I read over this article... I'm familiar with Pomerantz's "name" and I've
heard about the proposed gene therapy, but no more than that. My feeling is
that Pomerantz is respected and is a money maker, thus his job was likely
never in jeopardy. Science *should* come first, but science is expensive.
Thus, money tends to come first. As this occurred in his lab, he is ultimately
responsible, but from my reading it appears that Duan was the actual "bad
guy". Pomerantz is guilty of not paying attention. In my mind that's certainly
*very* careless, partcularly at this level in which human trials were about to
begin, but I'd need to see more details before saying he should be fired. I
think the committee is correct in firing Duan, but the punishment of Bagasra
sounds unfounded to me. It may well be a case in which badmouthing a colleague
is considered one of the worst sins you can commit. What we don't know here,
however, is whether Bagasra and Pomerantz or Duan had any previous rivalries.
We don't know Bagasra's character or motivations in this and it may be that
the committee has it's own "good" reasons for calling him down. I don't know.
In my experience, however, I've seen quite a bit of backstabbing and sabotage
among the scientific community, so if it turns out that Bagasra had an axe to
grind it wouldn't surprize me in the least. I wish I could say that it
would... But keep in mind that Wu knew who to go to.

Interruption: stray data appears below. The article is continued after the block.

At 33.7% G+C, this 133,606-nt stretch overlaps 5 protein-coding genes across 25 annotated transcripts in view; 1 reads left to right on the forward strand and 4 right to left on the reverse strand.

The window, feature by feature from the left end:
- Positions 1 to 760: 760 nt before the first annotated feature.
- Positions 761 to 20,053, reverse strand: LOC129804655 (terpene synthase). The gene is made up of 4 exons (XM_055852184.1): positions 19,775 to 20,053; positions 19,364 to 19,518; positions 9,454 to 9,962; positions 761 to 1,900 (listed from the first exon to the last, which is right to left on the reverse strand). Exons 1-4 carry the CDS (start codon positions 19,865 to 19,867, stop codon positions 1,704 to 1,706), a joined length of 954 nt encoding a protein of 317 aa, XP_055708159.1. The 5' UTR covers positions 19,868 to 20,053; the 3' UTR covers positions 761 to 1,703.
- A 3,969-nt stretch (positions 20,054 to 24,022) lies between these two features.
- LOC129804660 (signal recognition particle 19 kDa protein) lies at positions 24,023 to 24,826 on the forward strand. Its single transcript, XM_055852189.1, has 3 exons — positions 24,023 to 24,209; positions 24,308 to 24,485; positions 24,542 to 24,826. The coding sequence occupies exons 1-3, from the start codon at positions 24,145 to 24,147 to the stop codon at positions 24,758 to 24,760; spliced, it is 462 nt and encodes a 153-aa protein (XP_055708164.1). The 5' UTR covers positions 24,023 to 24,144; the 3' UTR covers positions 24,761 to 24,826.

The punishment that will come Pomerantz' way will be indirect.
Grant-bestowing organizations are *tight* with their money and they hate this
type of thing. By doing bad science, Duan has very likely set Pomerantz up for
long-term future lack of funding - at least by the NIH. There will also be the
impact of loss of credibility among colleagues in the field. Those who know
him personally will likely take his side, but the nature of the scientific
beast is fiercly competitive and he will no doubt lose standing in the
scientific community. If he is well respected AND well liked, he may fare
pretty well. If he has enemies, they'll magnify the situation. Believe me, he
won't come away unscathed!
Actually, the guy I feel for in this is not Bagasra, but Wu. It takes a
hell of a lot of nerve to blow the whistle on someone else's research. He may
well have jeopardised his entire career in doing the right thing - and that
really is too bad.
In article <6i7q28$adl$1 at nnrp1.dejanews.com>#1/1,
pfear at lycosmail.com wrote:
I awoke this morning to find a rather disturbing
> article in the Philadelphia Inquirer, the major newspaper of Philly. Today
> they reported some possible misconduct by Roger J. Pomerantz and his
> associate Dr. Duan. They have been very popular here in the area for some
> new treatment for HIV they have been developing. It seems that their new
> treatment was fake and would have hurt patients who recieved the treatment.
> My impression of the news article is that they were trying to fool the
> scientific community and take advantage of AIDS patients. Jefferson has
> been covering this up, and protecting this man. I don't understand why?
> This is horrible. They should all be ashamed of themselves. I am interested
> to see further reports on this, and I would like to bring this to the
> attention of scientists everywhere. I find use of government grants for
> personal gain deplorable, and faked science even more horrible. These men
> should not be allowed to continue in research.
> Dr. Bagasra seems like the only honest man in the article, and he is being
> removed from the university. I don't understand it. Please read the
> article and decide for yourselves.
> Science should be about fact, not money!
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